Rick's Atomic Cafe - Costa Mesa
I've not been to Rick's Atomic Cafe enough to ask owner Rick LeBlanc what the story behind the "Atomic" name is. And I'm sure there is a story.
But since I don't know it yet, I'm going to use "atomic" to describe the smallness of his eatery. It is, in fact, atomic--the tiniest eating space known to man. His office-park lunch stop is akin to Harry's Deli. Both exist as an anomaly in unadorned, spartan kitchens buzzed by passing John Wayne-bound planes. Both are in rented office spaces in anonymous office parks, hidden unless you know it's there. The only difference is that Harry's is easily three times the size of Rick's.
More than half of Rick's Atomic Cafe is his kitchen, which if you've read Gustavo's review a few month's ago, he commands himself, whipping up things from scratch, salting things with care, being exactly what a short order cook isn't: a bonafide gourmet.
I ordered what I thought would be a normal $5 egg breakfast, but what I got was much more. The toast is from artisan bread, buttered by Rick, ready to be spread by a thimble of preserves he selected out of a bigger jar. And oh, the potatoes! It's from a batch freshly made. Onions are wilted and just barely singed by the heat of the griddle. The cubed spuds burst with flavor, steam, and toe-curling homeyness. The eggs? Cooked just as I requested: over-medium and seasoned ever so slightly with pepper and salt--whites ready to be forked up and yolks dipped into by the crispy points of that buttered toast.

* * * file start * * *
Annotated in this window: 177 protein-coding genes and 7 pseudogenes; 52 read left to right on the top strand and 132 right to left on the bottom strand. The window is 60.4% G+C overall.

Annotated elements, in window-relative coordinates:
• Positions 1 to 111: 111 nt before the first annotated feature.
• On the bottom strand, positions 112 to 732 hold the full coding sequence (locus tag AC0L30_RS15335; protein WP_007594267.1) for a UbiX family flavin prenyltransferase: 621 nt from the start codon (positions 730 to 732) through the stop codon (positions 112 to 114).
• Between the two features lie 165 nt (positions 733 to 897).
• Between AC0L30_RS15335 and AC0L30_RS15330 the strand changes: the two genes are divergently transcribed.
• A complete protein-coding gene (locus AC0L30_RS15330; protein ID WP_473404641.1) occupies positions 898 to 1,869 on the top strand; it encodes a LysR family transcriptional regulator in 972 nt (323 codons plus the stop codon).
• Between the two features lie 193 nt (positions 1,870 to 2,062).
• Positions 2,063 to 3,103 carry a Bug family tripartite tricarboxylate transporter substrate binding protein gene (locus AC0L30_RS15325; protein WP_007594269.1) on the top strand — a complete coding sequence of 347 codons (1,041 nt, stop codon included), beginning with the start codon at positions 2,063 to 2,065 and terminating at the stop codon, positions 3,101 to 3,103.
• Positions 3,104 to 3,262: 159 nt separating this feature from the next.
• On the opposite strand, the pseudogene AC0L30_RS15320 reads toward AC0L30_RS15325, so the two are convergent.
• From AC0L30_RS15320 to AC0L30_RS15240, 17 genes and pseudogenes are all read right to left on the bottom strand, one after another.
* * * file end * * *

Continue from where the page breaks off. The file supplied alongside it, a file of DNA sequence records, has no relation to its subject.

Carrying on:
I need a new paragraph for the bacon. Look at the bacon. It's as straight as rulers. You can spank naughty children with this bacon. No bacon I've ever had, and perhaps no bacon I ever will have can be as perfectly rendered as Rick's. It's crispy from end-to-end. The uniform consistency is almost unnatural, as if Rick somehow managed to arrange the bacon molecules to conform, yes, subatomically.
In between bites, I washed my breakfast down with orange juice, squeezed by Rick's own hand and a juicer by the sink. The sink, by the way, is stocked tall of whole oranges standing by for this very purpose. For my order, Rick filled up the glass to the brim with the pulpy nectar and juice of many, many citrus. $2.50 seemed a really low toll for all the labor he had to go through, and how many fruit he had to dispatch.
It goes without saying that I left with quite a bit more than a good impression of Rick's Atomic Cafe. It's small, but it is, by no means, insignificant, as other things dubbed atomic have shown.
Rick's Atomic Cafe
3100 Airway Avenue,
Costa Mesa, CA 92626
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